Clay, who could sense that the end was near, was almost taunting Cooper.

The American youngster held his hands low and instead of moving inside the reckless hooks of the now anxious Cooper, he was just swaying away from them and replying with clusters of counter punches.

But this aggravating swaying nearly caused an explosion in that fourth round.

As Cassius moved back he rolled right into the arc of Cooper’s left hook and down he went.

The Greatest Handsomest Heavyweight of All Time was sprawling in that London ring with the rain pouring steadily and the fans going crazy with excitement. They made so much noise that even few ringsiders could hear the count.

Cooper, his eye bleeding profusely, was waiting to pounce on Clay with what all Britishers were hoping might be the upset punch of the decade. But the somewhat shaken American, his nose now bleeding, rose at four, just before the bell ended the round.

He may have suffered more from pride than physical hurt and he certainly seemed an angry young man when he came up for THE ROUND – the fifth.

Hitherto we thought he had been treating Cooper too casually and had been content to make Henry miss.

Now he shot into top gear. Now we saw those fast punches we had heard so much about.

Peering out of his one sound eye, Cooper was at a tremendous disadvantage. He could not see the stream of rights that Clay pumped into him. He was slow of foot and trying to conduct the battle with only one sound eye. And that is impossible against a fast puncher like Clay.

Although he was fighting back bravely, Henry was becoming an almost helpless target for a fighter who appeared to be just opening up for the last lap.

Before the round was half a minute old Cooper fans were yelling, “Stop it”, and when the round was only 1 minute 15 secs. Old referee Little stepped between them, called Clay off and escorted the gallant Briton to his corner.

Again they cheered Cooper and booed Clay, which we thought was most unfair, for it had been an extremely clean fight.

Clay had been proved right. He won on the fifth round, as he said he would, and although a cut eye stoppage is not a satisfactory victory, it is a manner in which many fights have come to an end.

Henry Cooper did not let us down. He gave the classy Clay a great fight.

In fact he carried the fight to his opponent in the first two rounds when his dangerous left hooks whistled mighty dangerously round Clay’s ears. Clay was forced to hold in the first round and was admonished by the referee, who halted the proceedings and wagged a warning finger at Cass. As they broke away in the first round, Cooper chased his man to the ropes and hooked away furiously with both hands.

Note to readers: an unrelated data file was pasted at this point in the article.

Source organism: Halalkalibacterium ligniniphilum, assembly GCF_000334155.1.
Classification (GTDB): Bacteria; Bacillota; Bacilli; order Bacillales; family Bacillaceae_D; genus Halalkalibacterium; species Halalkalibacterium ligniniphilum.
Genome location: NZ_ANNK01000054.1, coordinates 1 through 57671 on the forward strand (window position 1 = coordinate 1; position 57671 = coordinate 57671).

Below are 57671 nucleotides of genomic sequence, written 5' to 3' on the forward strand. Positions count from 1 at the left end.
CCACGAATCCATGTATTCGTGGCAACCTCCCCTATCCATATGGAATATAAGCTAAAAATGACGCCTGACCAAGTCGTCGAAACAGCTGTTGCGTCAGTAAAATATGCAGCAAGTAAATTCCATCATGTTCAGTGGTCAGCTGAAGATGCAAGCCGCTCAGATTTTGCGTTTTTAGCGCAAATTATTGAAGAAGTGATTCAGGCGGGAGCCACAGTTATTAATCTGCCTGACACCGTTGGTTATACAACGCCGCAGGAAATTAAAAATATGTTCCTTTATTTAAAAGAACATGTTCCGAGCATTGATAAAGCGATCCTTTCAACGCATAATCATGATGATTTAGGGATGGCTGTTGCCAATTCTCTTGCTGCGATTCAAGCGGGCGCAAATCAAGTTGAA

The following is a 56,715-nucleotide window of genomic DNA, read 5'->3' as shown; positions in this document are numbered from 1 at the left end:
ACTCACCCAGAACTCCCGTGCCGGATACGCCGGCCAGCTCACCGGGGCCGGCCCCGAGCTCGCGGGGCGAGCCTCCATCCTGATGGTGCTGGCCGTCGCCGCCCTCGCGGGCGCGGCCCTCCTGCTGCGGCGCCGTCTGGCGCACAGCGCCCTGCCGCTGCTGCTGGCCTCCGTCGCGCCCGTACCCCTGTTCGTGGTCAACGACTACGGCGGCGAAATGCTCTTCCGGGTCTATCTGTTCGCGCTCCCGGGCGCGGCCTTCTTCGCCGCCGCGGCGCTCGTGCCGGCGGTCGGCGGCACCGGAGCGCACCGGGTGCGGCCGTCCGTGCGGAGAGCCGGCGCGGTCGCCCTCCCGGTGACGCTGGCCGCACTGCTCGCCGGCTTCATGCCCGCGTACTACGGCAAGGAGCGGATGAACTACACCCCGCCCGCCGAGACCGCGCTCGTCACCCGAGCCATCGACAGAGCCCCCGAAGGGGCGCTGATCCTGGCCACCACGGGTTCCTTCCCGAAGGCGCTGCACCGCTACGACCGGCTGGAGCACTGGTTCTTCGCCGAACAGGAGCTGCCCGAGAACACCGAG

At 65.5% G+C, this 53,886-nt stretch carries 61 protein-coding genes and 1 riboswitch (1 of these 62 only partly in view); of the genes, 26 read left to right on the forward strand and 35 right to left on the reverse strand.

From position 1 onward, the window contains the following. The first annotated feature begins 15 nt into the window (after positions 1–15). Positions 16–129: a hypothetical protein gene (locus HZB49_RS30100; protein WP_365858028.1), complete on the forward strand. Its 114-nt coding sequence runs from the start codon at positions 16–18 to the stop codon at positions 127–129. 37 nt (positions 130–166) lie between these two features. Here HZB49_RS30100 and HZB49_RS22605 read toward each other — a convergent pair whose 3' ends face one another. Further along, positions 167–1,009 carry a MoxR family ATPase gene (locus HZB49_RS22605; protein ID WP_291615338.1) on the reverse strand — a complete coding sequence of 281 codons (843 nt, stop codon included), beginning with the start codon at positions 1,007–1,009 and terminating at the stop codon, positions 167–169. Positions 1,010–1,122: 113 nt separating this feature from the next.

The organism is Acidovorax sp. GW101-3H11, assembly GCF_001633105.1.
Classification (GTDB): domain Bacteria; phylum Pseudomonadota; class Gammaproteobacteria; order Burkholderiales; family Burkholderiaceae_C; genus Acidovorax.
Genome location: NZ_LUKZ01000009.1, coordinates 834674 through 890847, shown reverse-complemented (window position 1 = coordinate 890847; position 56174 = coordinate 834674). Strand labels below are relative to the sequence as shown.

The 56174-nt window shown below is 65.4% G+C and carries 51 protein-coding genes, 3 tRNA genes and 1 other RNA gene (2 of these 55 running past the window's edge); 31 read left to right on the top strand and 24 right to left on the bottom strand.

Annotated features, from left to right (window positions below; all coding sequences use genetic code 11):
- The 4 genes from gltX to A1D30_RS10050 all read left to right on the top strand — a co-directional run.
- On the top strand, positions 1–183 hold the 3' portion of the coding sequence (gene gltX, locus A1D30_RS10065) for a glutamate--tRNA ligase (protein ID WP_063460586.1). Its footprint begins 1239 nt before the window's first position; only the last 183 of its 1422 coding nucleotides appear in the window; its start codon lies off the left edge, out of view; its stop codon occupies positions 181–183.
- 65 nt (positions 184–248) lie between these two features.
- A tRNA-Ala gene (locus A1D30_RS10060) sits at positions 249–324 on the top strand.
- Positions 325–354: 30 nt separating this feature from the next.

Clay did not like this outburst of belligerence from the Bellingham man he had so often described as “A Bum”.

He was forced to back away and more than once looked to the referee for help when Cooper, showing an unusual streak of aggression, hit him at the end of the break.

In the second round Cooper again dominated the attacking and Clay was made to make full use of the ring to avoid Henry’s wild swings.

It was in this round that Cooper’s eye trouble began.

He realised that if he had any chance it was right here and now and he made us feel quite proud as he chased and badgered his American rival.

But Clay, although hurt at times, kept out of danger and by the third round had the fight almost under control.

He allowed the now anxious and impatient Cooper to spend himself. Cassius held his hands temptingly low and Henry almost threw himself at Clay in order to try and land one of those jaw hooks. But the lad from Louisville, now almost tauntingly moved just out of harm’s way, then flashed in suddenly with fast combinations, against which the British champion had no defence.

This was the pattern of the fight in the third round and well into the fourth when Henry hung that historic hook on to the jaw of The Lip.

As we mentioned earlier, Cassius rose and the bell prevented us from seeing if Cooper could have followed up his unexpected advantage or Clay would have been goaded into more positive action.

During the interval it was discovered that Clay’s left glove had burst. We do know that he came out for The Round – the fifth – in a mean mood. He was throwing punches at a fast rate and Cooper’s face was being rather cut up when he was stopped.

After the fight Clay switched from jeering to cheering Cooper.

“He’s no longer a bum,” said Clay. “He hit me harder than anybody else I have met.”

Hard luck, Henry. Congratulations, Cass. It was good seeing you.

Weights – Cooper: 13st 3lbs. Clay: 14st 11lbs.

June 17, 2017
June 17, 2017
rocky marciano

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ROCKY MARCIANO, 29-year-old Brockton Bull, is still world heavyweight champion. But he had to travel 15 blistering, bitterly fought rounds, for the first time in his life, before he won a unanimous points decision from Ezzard Charles, Georgia-born former holder of the title, at the Yankee Stadium in Bronx, New York.